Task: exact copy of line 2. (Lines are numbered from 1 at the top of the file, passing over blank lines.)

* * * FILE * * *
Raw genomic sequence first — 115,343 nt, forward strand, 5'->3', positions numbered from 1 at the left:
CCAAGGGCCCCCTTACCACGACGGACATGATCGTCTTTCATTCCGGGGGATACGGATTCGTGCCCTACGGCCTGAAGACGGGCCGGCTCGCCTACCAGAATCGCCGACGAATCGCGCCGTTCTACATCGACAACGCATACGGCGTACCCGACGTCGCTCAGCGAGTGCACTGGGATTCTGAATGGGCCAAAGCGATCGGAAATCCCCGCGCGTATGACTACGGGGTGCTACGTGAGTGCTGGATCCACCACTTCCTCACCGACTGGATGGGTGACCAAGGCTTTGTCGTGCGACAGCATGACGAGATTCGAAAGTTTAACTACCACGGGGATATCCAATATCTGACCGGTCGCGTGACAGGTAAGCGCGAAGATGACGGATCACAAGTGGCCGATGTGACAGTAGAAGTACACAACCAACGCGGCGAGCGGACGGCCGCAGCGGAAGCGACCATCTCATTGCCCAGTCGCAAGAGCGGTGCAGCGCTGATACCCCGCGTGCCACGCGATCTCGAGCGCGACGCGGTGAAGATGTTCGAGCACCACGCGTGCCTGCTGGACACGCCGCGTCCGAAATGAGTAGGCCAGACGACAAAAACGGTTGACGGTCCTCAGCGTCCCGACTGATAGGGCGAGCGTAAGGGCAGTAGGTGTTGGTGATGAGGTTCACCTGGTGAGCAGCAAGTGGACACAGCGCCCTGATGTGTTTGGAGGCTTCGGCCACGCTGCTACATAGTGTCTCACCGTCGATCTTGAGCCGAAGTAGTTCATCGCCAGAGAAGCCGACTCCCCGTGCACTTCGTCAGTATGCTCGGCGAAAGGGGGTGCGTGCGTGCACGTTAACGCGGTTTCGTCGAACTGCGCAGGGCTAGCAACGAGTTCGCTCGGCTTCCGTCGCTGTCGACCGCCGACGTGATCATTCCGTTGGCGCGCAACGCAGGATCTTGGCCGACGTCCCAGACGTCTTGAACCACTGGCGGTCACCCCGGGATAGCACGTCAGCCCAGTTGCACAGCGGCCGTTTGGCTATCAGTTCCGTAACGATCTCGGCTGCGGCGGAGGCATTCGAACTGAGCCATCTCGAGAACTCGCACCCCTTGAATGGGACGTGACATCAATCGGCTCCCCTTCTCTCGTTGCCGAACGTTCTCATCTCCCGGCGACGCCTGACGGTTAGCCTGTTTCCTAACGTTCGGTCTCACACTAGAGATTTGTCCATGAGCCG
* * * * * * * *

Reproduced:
CCAAGGGCCCCCTTACCACGACGGACATGATCGTCTTTCATTCCGGGGGATACGGATTCGTGCCCTACGGCCTGAAGACGGGCCGGCTCGCCTACCAGAATCGCCGACGAATCGCGCCGTTCTACATCGACAACGCATACGGCGTACCCGACGTCGCTCAGCGAGTGCACTGGGATTCTGAATGGGCCAAAGCGATCGGAAATCCCCGCGCGTATGACTACGGGGTGCTACGTGAGTGCTGGATCCACCACTTCCTCACCGACTGGATGGGTGACCAAGGCTTTGTCGTGCGACAGCATGACGAGATTCGAAAGTTTAACTACCACGGGGATATCCAATATCTGACCGGTCGCGTGACAGGTAAGCGCGAAGATGACGGATCACAAGTGGCCGATGTGACAGTAGAAGTACACAACCAACGCGGCGAGCGGACGGCCGCAGCGGAAGCGACCATCTCATTGCCCAGTCGCAAGAGCGGTGCAGCGCTGATACCCCGCGTGCCACGCGATCTCGAGCGCGACGCGGTGAAGATGTTCGAGCACCACGCGTGCCTGCTGGACACGCCGCGTCCGAAATGAGTAGGCCAGACGACAAAAACGGTTGACGGTCCTCAGCGTCCCGACTGATAGGGCGAGCGTAAGGGCAGTAGGTGTTGGTGATGAGGTTCACCTGGTGAGCAGCAAGTGGACACAGCGCCCTGATGTGTTTGGAGGCTTCGGCCACGCTGCTACATAGTGTCTCACCGTCGATCTTGAGCCGAAGTAGTTCATCGCCAGAGAAGCCGACTCCCCGTGCACTTCGTCAGTATGCTCGGCGAAAGGGGGTGCGTGCGTGCACGTTAACGCGGTTTCGTCGAACTGCGCAGGGCTAGCAACGAGTTCGCTCGGCTTCCGTCGCTGTCGACCGCCGACGTGATCATTCCGTTGGCGCGCAACGCAGGATCTTGGCCGACGTCCCAGACGTCTTGAACCACTGGCGGTCACCCCGGGATAGCACGTCAGCCCAGTTGCACAGCGGCCGTTTGGCTATCAGTTCCGTAACGATCTCGGCTGCGGCGGAGGCATTCGAACTGAGCCATCTCGAGAACTCGCACCCCTTGAATGGGACGTGACATCAATCGGCTCCCCTTCTCTCGTTGCCGAACGTTCTCATCTCCCGGCGACGCCTGACGGTTAGCCTGTTTCCTAACGTTCGGTCTCACACTAGAGATTTGTCCATGAGCCG